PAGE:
A Christian Faith Magazine April 2003, Volume 8, Issue 9  
The Poison and the Antidote
Fr. Paul Check
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Suppose you were feeling so poorly that you had to go to the doctor. And after examining you and doing, some blood work, the doctor says, "I am sorry to have to tell you that you've been poisoned." That news would surely capture your attention, and you might even be a bit relieved to know the exact nature of the problem that afflicts you. Let's say that the doctor then explains that the antidote that you need does exist, yet it must be taken regularly in the appropriate doses or the poison will spread and finally consume the body. To preserve the health of the body you must follow a specific regimen, which begins with a large measure of the antidote. Who among us would ignore this advice?

Many of us symptoms that reveal a poison within us. Instinctively, we know that something prevents us from being all that we can or should be. St. Paul explained the effects of the "poison" in human nature like this, "For I do not do the good I want, but the evil I do not want is what I do." (Rom 7:19) Which of us has not felt that struggle within our heart or which of us has not been dissatisfied with out thoughts or conduct in this situation or that? Bishop Fulton Sheen used a different metaphor to explain our interior struggle when he said that we feel sometimes like a radio tuned in to two different stations: one tuned in to Heaven and one tuned into Hell.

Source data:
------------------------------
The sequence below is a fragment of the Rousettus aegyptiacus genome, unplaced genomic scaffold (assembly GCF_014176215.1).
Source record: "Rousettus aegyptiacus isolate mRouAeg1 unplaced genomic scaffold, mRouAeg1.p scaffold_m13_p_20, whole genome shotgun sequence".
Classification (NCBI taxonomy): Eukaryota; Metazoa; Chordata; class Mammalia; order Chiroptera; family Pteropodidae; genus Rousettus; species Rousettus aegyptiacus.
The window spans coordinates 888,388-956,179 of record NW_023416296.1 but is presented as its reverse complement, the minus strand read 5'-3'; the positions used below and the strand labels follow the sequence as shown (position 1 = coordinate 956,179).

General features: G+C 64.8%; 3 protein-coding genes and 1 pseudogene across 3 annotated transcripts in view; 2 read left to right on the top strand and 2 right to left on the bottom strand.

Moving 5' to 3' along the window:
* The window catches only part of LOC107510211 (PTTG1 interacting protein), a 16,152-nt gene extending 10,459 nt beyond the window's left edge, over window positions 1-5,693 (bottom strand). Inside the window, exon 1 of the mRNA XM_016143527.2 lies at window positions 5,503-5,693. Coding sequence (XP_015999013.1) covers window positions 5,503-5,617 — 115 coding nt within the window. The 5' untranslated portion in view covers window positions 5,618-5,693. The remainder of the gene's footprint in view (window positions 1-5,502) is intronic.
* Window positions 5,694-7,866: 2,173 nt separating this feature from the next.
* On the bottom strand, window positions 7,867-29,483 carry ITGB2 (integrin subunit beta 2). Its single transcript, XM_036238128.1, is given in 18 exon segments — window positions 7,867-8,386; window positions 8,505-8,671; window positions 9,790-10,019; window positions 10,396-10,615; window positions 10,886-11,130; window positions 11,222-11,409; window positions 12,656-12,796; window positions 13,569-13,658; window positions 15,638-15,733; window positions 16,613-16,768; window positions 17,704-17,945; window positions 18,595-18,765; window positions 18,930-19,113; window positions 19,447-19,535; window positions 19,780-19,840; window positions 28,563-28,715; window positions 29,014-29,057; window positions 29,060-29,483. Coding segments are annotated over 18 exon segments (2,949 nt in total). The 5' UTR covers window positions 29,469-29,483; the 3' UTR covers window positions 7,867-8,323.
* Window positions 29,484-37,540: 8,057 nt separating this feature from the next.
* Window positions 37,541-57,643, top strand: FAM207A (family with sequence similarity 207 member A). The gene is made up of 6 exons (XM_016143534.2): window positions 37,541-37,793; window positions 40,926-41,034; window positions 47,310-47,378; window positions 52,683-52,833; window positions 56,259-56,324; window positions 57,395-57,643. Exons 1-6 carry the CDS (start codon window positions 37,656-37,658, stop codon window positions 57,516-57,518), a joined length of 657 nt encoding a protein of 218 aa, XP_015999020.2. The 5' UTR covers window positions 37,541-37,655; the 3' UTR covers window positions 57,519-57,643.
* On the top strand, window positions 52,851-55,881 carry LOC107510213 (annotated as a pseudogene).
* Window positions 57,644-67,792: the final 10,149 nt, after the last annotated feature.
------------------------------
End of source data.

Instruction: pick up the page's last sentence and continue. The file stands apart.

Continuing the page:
There must be some explanation for this poison, this static, this conflict within us. Surely God did not create us this way. Cardinal Newman wrote that given the presence of evil in the world, the presence of evil within us, we can only reach one of two conclusions: either God does not exist or man is "out of joint with the purposes of His creator." Either God does not exist or something has gone terribly wrong with God's plan for humanity.

The explanation for what has gone terribly wrong is in some respects very simple. Frankly, it is a relief to know what is wrong-just as it's a relief to know from the doctor why I feel poorly when I am sick.) The explanation is this: at some point-actually very early in human history-we misused our freedom. Man in the form of our first parents, Adam and Eve, rebelled against God, in effect said, "No!" to Him. We call this initial rebellion against God, "Original Sin." And somehow, the consequences of Adam and Eve's rebellion have spilled into you and me. We are tainted, poisoned by Original Sin. Even as a stream that is polluted at its source passes along its impurity down the line, so are the effects of Original Sin transmitted to all of mankind.

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